University of Virginia, Department of Computer Science
CS200: Computer Science, Spring 2003

Problem Set 7: Quantum Computing
The Quist for Shor
Out: 24 March 2003
Due: 4 April 2003, before class

Collaboration Policy - Read Carefully

For this problem set, you may either work alone and turn in a problem set with just your name on it, or work with one other student in the class of your choice. If you work with a partner, you and your partner should turn in one assignment with both of your names on it.

Regardless of whether you work alone or with a partner, you are encouraged to discuss this assignment with other students in the class and ask and provide help in useful ways. You may consult any outside resources you wish including books, papers, web sites and people (except for last year's CS200 problem set). If you use resources other than the class materials, indicate what you used along with your answer.

Purpose

Download: Download ps7.zip to your machine and unzip it into your home directory J:\cs200\ps7. This file contains:
  • ps7.ss — A template for your answers. You should do the problem set by editing this file.
  • meval.ss — a metacircular evaluator for Mini-Scheme.
  • listprocs.ss — useful list procedures (similar to PS6)
  • pegboard.ss — Mini-Scheme code for solving the peg board puzzle

A Mini-Scheme Evaluator

In Problem Sets 1-4 we solved problems by dividing them into procedures; in Problem Set 5, we solved a problem by dividing it into procedures and state; in Problem Set 6, we solved a problem by dividing it into objects. In this Problem Set, we will explore how languages can be used to solve problems. If the languages we have are not well suited to the problem, we can invent a new language, build an evaluator for that language, and solve the problem by defining procedures using the new language.

Reading: Before going further, you should have finished reading Structure and Interpretation of Computer Programs, Chapter 4 (you may skip 4.1.6 and 4.1.7 and 4.4-end). You should see many similarities between the Scheme variation explained in Section 4.3, and what you need to do for this problem set. You can, of course, adapt any code from the text for your solutions.

The evaluator in meval.ss defines a Scheme-like language we will call Mini-Scheme. The language it defines is described by this BNF grammar:

Expression ::= Compound-Expression
Expression ::= Lambda-Expression
Expression ::= Define-Expression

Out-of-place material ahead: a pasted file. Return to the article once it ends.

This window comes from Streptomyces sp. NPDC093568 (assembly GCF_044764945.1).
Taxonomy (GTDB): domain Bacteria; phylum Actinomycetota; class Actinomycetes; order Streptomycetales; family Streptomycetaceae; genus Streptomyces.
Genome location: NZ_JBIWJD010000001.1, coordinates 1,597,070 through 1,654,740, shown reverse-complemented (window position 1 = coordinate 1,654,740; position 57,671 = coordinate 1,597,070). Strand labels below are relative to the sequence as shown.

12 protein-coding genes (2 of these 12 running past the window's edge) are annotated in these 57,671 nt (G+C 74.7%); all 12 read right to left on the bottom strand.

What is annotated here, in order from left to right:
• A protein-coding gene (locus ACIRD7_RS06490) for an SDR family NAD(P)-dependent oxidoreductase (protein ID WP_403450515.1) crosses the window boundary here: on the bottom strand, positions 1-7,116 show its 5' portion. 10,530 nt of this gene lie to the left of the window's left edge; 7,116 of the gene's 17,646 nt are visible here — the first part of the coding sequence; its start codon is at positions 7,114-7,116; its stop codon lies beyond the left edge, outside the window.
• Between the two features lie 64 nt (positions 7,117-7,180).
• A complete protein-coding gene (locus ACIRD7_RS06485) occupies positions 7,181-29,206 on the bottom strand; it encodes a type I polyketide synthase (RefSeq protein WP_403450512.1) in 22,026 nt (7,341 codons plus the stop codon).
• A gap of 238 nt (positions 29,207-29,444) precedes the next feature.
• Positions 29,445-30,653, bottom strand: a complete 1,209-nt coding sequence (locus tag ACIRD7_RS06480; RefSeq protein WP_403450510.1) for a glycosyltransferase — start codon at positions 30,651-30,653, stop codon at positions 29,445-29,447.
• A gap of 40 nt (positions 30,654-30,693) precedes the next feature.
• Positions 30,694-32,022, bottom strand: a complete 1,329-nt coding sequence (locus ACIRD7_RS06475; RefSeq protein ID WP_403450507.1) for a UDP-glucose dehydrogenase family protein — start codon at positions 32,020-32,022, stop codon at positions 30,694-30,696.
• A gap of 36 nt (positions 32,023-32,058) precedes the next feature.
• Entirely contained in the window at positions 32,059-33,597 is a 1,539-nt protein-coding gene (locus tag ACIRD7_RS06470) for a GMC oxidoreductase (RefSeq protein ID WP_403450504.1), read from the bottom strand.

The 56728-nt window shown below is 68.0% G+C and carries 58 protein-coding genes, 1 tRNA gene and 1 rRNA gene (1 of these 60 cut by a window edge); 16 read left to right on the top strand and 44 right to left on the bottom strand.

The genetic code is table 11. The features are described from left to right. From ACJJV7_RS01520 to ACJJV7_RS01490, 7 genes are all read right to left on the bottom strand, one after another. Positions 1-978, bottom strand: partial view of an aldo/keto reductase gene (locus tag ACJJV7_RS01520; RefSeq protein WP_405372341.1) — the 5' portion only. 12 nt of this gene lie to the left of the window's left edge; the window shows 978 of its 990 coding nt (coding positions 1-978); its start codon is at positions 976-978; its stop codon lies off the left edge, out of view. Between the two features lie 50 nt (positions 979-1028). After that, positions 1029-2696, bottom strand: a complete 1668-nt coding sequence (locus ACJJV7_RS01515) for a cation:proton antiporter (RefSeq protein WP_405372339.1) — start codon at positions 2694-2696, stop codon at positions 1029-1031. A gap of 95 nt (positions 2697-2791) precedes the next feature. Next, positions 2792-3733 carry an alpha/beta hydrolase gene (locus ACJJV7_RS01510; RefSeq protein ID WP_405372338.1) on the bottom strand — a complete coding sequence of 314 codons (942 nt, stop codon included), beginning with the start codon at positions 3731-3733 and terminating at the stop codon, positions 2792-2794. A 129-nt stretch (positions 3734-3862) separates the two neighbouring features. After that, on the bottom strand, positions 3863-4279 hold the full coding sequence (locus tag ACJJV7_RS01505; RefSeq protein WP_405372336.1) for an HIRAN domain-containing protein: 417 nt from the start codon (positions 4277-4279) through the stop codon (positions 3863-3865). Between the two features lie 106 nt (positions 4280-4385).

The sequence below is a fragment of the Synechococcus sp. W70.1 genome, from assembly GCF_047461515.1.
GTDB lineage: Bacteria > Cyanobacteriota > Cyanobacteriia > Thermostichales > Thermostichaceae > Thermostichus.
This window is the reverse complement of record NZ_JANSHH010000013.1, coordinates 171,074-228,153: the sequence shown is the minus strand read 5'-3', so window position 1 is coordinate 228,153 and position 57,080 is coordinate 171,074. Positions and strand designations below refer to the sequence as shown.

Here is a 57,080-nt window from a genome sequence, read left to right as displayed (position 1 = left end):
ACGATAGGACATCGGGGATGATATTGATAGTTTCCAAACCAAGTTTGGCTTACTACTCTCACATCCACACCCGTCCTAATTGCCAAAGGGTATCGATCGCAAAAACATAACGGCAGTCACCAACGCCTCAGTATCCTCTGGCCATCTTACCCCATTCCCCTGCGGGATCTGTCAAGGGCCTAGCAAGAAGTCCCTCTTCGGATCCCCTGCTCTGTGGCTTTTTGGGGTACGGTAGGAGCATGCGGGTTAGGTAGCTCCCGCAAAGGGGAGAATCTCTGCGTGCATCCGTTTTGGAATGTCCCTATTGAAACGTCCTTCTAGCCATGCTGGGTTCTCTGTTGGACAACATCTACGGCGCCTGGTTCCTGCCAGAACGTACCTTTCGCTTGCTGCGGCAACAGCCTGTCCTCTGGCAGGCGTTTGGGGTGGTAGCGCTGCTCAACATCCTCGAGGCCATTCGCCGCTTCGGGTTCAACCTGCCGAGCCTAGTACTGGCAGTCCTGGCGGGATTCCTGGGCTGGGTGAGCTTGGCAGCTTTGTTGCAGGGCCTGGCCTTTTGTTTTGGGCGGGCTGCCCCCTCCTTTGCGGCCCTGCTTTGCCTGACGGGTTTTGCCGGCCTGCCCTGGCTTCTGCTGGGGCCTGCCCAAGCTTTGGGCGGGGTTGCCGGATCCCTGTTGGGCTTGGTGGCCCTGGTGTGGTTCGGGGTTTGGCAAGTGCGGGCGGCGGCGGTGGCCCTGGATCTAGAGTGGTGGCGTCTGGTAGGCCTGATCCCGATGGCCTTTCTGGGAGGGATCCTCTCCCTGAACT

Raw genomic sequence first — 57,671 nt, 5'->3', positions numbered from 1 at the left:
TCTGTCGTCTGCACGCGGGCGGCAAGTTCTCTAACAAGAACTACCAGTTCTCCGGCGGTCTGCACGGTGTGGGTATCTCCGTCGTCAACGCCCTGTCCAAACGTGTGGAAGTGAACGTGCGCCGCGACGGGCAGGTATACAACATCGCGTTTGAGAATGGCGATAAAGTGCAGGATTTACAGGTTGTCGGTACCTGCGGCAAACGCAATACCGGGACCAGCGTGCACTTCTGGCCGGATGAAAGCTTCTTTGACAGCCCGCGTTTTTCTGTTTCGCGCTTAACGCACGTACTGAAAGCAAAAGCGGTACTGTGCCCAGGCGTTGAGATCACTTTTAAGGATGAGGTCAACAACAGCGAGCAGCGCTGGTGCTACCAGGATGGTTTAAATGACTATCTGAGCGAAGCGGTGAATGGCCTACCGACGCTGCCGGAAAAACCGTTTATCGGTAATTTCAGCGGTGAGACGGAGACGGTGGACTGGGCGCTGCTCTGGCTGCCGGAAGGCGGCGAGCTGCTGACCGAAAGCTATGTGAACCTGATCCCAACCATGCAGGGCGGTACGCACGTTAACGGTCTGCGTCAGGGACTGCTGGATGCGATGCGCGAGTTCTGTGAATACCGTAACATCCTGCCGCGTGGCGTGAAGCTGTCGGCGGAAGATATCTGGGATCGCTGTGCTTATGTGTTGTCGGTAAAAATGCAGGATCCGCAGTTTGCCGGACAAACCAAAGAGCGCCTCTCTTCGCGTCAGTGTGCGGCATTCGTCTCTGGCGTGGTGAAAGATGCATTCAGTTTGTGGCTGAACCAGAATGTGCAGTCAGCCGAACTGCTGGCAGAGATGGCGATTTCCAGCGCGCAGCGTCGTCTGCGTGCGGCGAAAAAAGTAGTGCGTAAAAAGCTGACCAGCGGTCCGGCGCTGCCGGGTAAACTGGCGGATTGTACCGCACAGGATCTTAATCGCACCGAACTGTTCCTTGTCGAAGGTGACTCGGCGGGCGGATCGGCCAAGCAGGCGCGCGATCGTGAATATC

Expression ::= Self-Evaluating
Expression ::= Name

Compound-Expression ::= (Expression Expressions)
Lambda-Expression ::= (lambda (Names) Expressions)
Define-Expression ::= (define Name Expression)

Expressions ::= Expression Expressions
Expressions ::=

Names ::= Name Names
Names ::=

Self-Evaluating ::= Number
Self-Evaluating ::= Primitive-Procedure
Self-Evaluating ::= String

The language is defined by its evaluation procedure, meval, that takes an expression and an environment and evaluates the expression in the passed environment.

Below are some sample interactions using meval. We use ' (quote) to prevent the underlying Scheme interpreter from attempting to evaluate the Mini-Scheme expression we pass to meval.

> (meval '3 the-global-environment)

3

> (meval '(+ 3 3) the-global-environment)

6

> (meval '(+ 3 3) the-empty-environment)

No binding for +

> (meval '(define x 3) the-global-environment)

ok

> (meval 'x the-global-environment)

3

> (meval '(define square (lambda (x) (* x x)))
          the-global-environment)

ok

> (meval '(square x) the-global-environment)

9

> the-global-environment

#1=(((+ primitive-procedure #)
     (* primitive-procedure #)
     (- primitive-procedure #)
     (x . 3)
     (square procedure (x) ((* x x)) #1#)))

In meval.ss, we have provided a procedure (driver-loop) that runs a read-eval-print loop for Mini-Scheme. Try running (driver-loop) and evaluating some Mini-Scheme expressions. For example:

> (driver-loop)

;;; Mini-Scheme input:
(define square (lambda (x) (* x x)))
;;; Mini-Scheme value:
ok

;;; Mini-Scheme input:
(square (square 3))
;;; Mini-Scheme value:
81

;;; Mini-Scheme input:
quit
Done.

Play around with Mini-Scheme a little to get a feel for how it works, and what is different from the DrScheme interpreter.

Extending Mini-Scheme